We suggest you grab a ticket now before they sell out...
Picture the scene at New York’s Metropolitan Museum of Art’s Costume Institute back in 1973. Standing in legendary ex-Vogue editor Diana Vreeland’s office is a tall, shy intern called Andre Leon Talley. “She said, ‘André: you realise that Cleopatra is the queen of all of Egypt. But she is a teenager…And she spends all day in her gardens, in the sun, walking her white albino peacocks’. She was giving me the thoughts to explore. She didn’t say, ‘Go put this dress on a mannequin’.” They were discussing how to display a gold lamé dress worn by Claudette Colbert in the 1934 film Cleopatra, for a show on iconic Hollywood costumes. What did Talley do? He nipped off, begged a technician for gold paint and sprayed a mannequin with three coats of it to match the dress. The effect was “gold on gold, like the sun,” Talley remembered. Vreeland (of course) loved it and the show itself, ‘Romantic and Glamorous Hollywood Design’, was a roaring success. Before Vreeland hit the Met’s Costume Institute, where she became Special Consultant after leaving Vogue, it’s hard to believe no one was interested in fashion exhibitions.
Seen as a dusty, fusty niche aimed at costume geeks and industry types, Vreeland, with her antennae for the zeitgeist and her genius for innovative presentation, built the Costume Institute’s shows into the first modern fashion blockbusters. Her ‘Treasures of Tutankhamun’ set a Met record for visitor numbers in 1978. It was only overtaken last year by the ‘Heavenly Bodies’ exhibition (which looked at Catholicism and fashion) which was visited by 1,659,647 people. London’s V&A has seen ever-increasing success in recent years with standout shows including 2015’s ‘Alexander McQueen: Savage Beauty’, which attracted more than 480,000 visitors, and last year’s ‘Christian Dior: Designer of Dreams’, which sold out all pre-bookable tickets only three weeks into its six month run and had to be extended for a further seven weeks. In 2020, fashion is entertainment and is now considered part of the cultural conversation in the same way as say, an exhibition on the latest Japanese photographers or a study of Impressionism. The new Alexander McQueen store in London even includes a special exhibition space which will house past collections, talks and other events. The Design Museum has a starry new director (ex-RA boss and arts broadcaster Tim Marlow) and looks set to rival the V&A with some of its fashion offerings this year. So, without further ado, here are the fashion exhibitions to get excited about and get booking ASAP.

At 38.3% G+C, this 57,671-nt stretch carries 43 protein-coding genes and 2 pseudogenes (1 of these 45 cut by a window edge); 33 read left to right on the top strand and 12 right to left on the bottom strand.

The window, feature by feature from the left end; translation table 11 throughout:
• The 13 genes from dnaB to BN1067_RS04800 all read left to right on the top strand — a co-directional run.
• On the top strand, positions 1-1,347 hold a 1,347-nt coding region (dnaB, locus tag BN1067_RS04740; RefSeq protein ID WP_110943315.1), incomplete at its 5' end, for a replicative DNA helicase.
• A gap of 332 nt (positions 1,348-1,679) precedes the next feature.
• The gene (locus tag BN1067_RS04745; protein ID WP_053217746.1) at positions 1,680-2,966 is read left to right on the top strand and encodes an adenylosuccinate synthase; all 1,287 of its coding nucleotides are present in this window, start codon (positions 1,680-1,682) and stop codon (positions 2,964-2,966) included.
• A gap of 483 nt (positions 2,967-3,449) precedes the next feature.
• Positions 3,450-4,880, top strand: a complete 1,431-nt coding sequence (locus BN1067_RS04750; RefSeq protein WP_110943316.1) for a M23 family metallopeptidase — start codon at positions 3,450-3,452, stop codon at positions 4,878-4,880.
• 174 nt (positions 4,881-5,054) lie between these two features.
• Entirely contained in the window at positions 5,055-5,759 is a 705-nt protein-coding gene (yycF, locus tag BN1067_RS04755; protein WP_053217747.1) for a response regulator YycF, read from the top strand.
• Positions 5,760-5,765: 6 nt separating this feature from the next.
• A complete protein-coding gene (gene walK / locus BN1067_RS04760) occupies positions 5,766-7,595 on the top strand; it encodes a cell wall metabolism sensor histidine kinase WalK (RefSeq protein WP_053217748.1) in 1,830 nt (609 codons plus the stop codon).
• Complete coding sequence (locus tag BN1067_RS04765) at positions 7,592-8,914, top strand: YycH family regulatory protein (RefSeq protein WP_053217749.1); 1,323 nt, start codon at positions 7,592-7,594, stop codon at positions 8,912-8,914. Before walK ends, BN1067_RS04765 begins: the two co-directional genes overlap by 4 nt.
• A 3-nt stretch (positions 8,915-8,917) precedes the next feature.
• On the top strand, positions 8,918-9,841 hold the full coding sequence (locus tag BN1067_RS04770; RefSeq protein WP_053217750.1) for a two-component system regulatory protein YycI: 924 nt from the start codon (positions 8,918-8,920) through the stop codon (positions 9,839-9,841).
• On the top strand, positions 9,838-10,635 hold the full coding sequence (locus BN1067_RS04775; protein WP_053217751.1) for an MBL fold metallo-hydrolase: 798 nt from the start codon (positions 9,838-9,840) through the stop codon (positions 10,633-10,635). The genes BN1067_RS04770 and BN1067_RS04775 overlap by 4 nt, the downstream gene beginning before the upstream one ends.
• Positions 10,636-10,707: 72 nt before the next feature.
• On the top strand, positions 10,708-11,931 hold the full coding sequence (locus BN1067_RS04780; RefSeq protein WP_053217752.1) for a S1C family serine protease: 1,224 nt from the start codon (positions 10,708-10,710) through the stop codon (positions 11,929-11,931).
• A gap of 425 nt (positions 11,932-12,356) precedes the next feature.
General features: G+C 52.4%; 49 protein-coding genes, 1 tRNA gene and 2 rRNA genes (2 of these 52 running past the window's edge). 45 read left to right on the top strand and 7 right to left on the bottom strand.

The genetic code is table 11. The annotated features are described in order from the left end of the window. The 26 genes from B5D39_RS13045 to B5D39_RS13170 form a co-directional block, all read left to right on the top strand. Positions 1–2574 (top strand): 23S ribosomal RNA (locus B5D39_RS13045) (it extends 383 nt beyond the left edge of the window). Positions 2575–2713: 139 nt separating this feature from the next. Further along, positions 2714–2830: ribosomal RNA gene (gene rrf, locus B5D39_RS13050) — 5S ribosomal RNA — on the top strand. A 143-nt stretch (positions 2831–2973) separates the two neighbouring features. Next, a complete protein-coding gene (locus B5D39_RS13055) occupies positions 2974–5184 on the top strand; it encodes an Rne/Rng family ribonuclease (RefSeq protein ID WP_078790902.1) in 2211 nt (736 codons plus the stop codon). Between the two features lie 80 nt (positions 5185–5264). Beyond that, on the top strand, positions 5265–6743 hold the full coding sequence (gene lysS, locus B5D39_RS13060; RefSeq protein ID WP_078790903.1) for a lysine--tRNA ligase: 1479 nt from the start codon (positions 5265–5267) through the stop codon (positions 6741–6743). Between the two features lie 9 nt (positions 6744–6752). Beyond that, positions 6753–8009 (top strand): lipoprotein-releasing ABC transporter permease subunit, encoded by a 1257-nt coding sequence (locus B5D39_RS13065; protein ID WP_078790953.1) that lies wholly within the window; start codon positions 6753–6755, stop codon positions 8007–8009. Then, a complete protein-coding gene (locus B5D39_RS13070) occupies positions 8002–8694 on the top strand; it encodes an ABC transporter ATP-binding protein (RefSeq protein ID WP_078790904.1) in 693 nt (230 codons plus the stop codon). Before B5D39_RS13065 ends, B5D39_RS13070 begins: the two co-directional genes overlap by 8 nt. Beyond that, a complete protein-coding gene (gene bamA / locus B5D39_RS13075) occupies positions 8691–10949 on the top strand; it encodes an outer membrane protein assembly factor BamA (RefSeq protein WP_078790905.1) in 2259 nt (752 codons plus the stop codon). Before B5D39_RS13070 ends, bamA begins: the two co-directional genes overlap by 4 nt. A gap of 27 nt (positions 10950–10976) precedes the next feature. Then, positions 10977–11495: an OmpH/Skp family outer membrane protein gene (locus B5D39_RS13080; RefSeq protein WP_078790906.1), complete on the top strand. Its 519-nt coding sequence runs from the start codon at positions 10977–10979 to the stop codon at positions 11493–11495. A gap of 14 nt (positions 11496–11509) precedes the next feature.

When: Now until 16thFebruary
Why: Still not been? You must. The Mary Quant retrospective is one of the V&A’s biggest ever successes and is on until February – this is your last chance to catch it. There was a public call-out for original pieces that resulted in several star exhibits donated by members of the public. Revel in a rollick through Swinging Sixties London and marvel at the iconic Quant designs that launched the concept of affordable ‘youth’ fashion.
Kimono: Kyoto to Catwalk
When: Opens 29thFebruary
Why: Ever wondered what John Galliano, a geisha and 16thcentury Dutch paintings have in common? Why, the kimono, of course. The first of the V&A’s major exhibitions for this year will trace the history of the Japanese design from the 16thcentury to its influences on modern-day designers and culture. Expect press buzz a-go-go and the presence of influencers like Tokyo electro DJ Madame Yulia for the opening in February.
Bags: Inside Out
When: Opens 25thApril
Why: Your Chloe ‘Aby Lock’ obsession is now officially explained. This year in sponsorship with Mulberry, the V&A is celebrating bags in all their glory – why we love them, where they began (that would be with the medieval ‘chatelaine’) and will explore the history of iconic examples including Maggie Thatcher’s top-handled number and, of course, the Carrie Bradshaw Fendi Baguette that launched the notion of the ‘It’ bag. We cannot wait.